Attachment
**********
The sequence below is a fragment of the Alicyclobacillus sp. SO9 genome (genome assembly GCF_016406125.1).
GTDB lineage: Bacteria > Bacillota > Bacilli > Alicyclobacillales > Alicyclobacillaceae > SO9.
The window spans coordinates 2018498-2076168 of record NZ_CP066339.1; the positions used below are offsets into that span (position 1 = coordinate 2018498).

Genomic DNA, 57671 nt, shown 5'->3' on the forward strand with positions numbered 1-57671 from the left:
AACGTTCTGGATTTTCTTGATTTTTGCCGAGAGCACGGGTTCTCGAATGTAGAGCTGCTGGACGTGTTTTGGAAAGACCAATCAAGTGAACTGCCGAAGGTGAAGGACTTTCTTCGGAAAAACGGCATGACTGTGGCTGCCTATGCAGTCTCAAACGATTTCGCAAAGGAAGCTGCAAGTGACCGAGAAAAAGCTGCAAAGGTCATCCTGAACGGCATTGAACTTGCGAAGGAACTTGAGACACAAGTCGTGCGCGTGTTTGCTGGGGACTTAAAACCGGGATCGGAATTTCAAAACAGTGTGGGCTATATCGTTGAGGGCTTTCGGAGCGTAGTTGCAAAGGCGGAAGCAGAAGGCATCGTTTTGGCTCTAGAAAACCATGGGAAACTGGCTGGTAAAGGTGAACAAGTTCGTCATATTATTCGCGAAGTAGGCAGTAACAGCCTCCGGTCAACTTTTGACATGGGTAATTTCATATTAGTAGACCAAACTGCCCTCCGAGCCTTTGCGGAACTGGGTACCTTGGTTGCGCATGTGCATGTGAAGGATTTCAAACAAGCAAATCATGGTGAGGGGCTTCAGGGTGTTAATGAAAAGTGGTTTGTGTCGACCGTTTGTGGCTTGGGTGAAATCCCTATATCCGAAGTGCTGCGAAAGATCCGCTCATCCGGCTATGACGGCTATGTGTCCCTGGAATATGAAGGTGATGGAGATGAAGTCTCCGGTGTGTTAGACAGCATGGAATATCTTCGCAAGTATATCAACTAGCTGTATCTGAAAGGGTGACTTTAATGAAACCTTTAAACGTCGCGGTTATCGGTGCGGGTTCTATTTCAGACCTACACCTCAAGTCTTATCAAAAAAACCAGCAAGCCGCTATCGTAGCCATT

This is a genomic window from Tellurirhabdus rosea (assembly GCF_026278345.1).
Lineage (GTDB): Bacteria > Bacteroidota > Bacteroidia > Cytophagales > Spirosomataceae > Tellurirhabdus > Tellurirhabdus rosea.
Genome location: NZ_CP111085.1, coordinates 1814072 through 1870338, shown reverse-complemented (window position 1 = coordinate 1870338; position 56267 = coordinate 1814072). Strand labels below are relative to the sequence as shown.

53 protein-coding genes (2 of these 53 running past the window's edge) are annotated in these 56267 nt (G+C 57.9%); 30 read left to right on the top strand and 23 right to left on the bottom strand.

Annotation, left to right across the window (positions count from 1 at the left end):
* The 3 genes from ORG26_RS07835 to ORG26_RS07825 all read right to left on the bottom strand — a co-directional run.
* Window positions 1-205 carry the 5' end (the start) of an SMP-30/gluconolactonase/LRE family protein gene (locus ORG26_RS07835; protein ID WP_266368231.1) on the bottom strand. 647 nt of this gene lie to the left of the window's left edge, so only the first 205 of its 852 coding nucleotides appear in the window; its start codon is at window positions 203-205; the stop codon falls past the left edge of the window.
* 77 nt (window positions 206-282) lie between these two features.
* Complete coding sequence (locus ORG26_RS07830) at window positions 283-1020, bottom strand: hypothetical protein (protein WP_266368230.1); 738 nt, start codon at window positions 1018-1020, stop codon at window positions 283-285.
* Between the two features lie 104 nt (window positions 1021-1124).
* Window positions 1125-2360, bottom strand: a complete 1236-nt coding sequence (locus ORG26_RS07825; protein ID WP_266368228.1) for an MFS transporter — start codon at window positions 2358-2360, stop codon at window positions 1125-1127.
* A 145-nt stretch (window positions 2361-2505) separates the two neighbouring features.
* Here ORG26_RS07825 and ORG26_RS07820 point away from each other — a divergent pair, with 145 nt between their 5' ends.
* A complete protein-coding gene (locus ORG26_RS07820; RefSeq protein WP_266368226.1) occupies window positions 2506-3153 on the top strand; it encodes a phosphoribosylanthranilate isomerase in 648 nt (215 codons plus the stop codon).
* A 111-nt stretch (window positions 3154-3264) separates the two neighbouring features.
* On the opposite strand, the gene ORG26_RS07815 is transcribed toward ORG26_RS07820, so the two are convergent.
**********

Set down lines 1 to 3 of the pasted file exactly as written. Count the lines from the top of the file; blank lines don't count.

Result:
The sequence below is a fragment of the Alicyclobacillus sp. SO9 genome (genome assembly GCF_016406125.1).
GTDB lineage: Bacteria > Bacillota > Bacilli > Alicyclobacillales > Alicyclobacillaceae > SO9.
The window spans coordinates 2018498-2076168 of record NZ_CP066339.1; the positions used below are offsets into that span (position 1 = coordinate 2018498).